SIRT1 Further Examined (July 19 2005)
You may recall that SIRT1 is a major player in the mechanisms by which calorie restriction extends healthy life span. However, as reported at EurekAlert, "we showed that, unlike in yeast, mouse SIRT1 can function to suppress cellular longevity rather than to promote it. That has been a big surprise to the field since it does not fit with preconceived notions of the role of SIRT1 ... SIRT1 affects a particular response pathway to DNA-damaging oxidation. They found that SIRT1-deficient cells, in contrast to normal cells, continued to divide when treated chronically with low-level doses of oxidation-inducing hydrogen peroxide. However, the SIRT1-deficient cells had a normal senescence response when exposed to high-level oxidation or the activated cancer gene, Ras. Together, these results indicate that SIRT1 has a specific role in the response to chronic oxidative damage." More research is called for.

Kurzweil Charity Auction Raises $8000 (July 19 2005)
(Via KurzweilAI). The Mprize charity auction for lunch with futurist and healthy life extension advocate Ray Kurzweil ended on a high note last week: "Doug Arends of Ottawa, Ontario, Canada, bidding for a group of Mprize (Methuselah Mouse Prize) supporters, placed the winning bid in an eBay auction for lunch with Dr. Ray Kurzweil, author of the best-seller Fantastic Voyage: Live Long Enough to Live Forever. The winning bid came in at US $4,050.00. Dr. Kurzweil himself surprised Mprize supporters by offering a $4000 matching grant, nearly doubling the winning bid and bringing the Mprize fund up to over $1,460,000." The larger the fund, the more it will encourage scientists to work towards technologies of healthy life extension.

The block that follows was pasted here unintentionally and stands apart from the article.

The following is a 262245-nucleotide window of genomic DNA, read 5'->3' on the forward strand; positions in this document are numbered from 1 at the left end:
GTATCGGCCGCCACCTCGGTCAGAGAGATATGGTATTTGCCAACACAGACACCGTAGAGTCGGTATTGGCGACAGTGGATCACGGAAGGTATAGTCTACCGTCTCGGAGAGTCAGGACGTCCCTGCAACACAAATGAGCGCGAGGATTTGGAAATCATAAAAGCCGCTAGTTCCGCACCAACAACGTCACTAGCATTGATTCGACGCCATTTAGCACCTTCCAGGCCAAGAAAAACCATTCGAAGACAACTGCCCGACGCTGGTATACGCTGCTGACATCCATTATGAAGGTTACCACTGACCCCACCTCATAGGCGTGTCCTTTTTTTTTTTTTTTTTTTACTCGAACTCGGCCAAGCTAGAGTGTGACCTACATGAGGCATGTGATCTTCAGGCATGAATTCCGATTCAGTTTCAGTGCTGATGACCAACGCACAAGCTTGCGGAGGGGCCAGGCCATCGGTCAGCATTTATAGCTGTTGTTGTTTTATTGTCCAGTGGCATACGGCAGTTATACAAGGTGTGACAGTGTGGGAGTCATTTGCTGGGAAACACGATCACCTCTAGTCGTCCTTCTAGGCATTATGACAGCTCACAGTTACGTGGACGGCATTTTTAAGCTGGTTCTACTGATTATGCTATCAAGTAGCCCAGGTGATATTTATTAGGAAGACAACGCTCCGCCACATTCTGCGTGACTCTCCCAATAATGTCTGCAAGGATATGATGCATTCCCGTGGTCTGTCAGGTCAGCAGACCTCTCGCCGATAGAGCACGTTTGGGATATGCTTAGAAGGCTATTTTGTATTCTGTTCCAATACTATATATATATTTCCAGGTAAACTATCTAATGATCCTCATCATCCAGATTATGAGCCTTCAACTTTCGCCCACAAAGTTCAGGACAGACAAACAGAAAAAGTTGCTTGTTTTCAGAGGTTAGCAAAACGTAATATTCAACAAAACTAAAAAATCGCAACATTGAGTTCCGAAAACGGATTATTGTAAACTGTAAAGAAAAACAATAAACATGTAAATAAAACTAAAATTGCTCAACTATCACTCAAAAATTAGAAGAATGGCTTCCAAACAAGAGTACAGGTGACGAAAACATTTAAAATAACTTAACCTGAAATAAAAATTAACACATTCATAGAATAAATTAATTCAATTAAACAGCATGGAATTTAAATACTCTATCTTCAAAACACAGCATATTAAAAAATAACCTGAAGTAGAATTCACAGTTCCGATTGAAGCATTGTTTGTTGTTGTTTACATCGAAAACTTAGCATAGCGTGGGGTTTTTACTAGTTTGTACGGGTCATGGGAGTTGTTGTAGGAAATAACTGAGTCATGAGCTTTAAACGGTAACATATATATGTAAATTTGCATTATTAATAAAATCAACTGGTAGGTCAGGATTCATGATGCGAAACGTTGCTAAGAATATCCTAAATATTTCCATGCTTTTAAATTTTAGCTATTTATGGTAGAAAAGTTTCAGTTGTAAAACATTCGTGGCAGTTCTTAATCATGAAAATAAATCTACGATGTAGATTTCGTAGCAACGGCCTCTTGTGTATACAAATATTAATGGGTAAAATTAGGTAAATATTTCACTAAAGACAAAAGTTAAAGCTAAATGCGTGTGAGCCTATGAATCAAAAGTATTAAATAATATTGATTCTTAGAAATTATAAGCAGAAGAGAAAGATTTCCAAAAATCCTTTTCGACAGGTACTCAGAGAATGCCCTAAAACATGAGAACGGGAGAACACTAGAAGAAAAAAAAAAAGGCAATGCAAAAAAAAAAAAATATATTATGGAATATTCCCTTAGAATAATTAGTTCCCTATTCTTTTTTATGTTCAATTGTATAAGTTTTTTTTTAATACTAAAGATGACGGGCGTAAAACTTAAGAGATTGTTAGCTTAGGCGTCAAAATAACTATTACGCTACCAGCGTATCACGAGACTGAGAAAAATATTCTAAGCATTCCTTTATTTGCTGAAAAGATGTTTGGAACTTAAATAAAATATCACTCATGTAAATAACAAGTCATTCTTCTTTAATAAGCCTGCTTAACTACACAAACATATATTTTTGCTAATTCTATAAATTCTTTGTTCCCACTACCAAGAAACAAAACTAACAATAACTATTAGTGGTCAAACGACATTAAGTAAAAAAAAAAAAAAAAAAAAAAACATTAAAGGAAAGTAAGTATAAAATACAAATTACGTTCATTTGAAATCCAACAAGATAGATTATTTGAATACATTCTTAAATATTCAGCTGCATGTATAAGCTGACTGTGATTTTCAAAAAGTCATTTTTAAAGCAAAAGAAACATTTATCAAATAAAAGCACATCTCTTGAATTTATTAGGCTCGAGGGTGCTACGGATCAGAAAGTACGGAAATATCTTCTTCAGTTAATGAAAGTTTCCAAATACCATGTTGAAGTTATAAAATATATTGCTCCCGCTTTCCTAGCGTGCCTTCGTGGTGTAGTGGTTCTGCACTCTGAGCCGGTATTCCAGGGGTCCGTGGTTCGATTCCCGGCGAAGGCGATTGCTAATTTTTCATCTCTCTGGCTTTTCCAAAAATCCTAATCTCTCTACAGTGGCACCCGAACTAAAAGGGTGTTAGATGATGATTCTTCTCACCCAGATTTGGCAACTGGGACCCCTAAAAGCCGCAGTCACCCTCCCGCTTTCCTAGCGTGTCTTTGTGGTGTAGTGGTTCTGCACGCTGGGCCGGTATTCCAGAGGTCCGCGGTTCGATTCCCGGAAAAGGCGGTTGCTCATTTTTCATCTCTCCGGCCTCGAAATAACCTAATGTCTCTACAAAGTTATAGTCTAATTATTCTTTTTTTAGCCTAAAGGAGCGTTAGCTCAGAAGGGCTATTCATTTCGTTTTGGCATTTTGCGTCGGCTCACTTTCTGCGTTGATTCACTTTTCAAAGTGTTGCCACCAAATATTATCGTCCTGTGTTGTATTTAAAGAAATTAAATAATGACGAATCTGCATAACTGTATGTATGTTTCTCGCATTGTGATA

Evolution And Aging (July 19 2005)
The latest SAGE Crossroads article examines the evolution of evolutionary theories of aging: "The leading evolutionary explanation for aging has reached its silver years. Born in the late 1940s, the theory matured in the 1960s and flourished in the following decades, as researchers amassed evidence supporting its predictions. But like many of its contemporaries, the theory now needs to have a little work done. Evolution experts don't envision a makeover, merely a few nips and tucks to explain some vexing results from field studies and mathematical models." Evolutionary theories of aging help to direct research into the biochemical and genetic mechanisms of aging; like the Reliability Theory of aging, they provide a framework and testbed for more detail-oriented theories and examinations.

Tom Kirkwood On Aging (July 18 2005)
Another EMBO Reports paper for your reading pleasure today: "One of the greatest scientific mysteries, which has puzzled scientists for thousands of years, is what controls the length of life. At a time when human lifespan is increasing to previously unforeseen lengths, it is urgent that this ancient question is answered. Fortunately, recent progress suggests that the answers will soon be at hand. ... demographic trends over the past 2-3 decades have shown that, instead of reaching a plateau as most forecasters had predicted, human life expectancy has continued to increase and shows no sign of slowing. This has taken everyone by surprise, because the conventional view of ageing is that maximum life expectancy is somehow 'fixed'."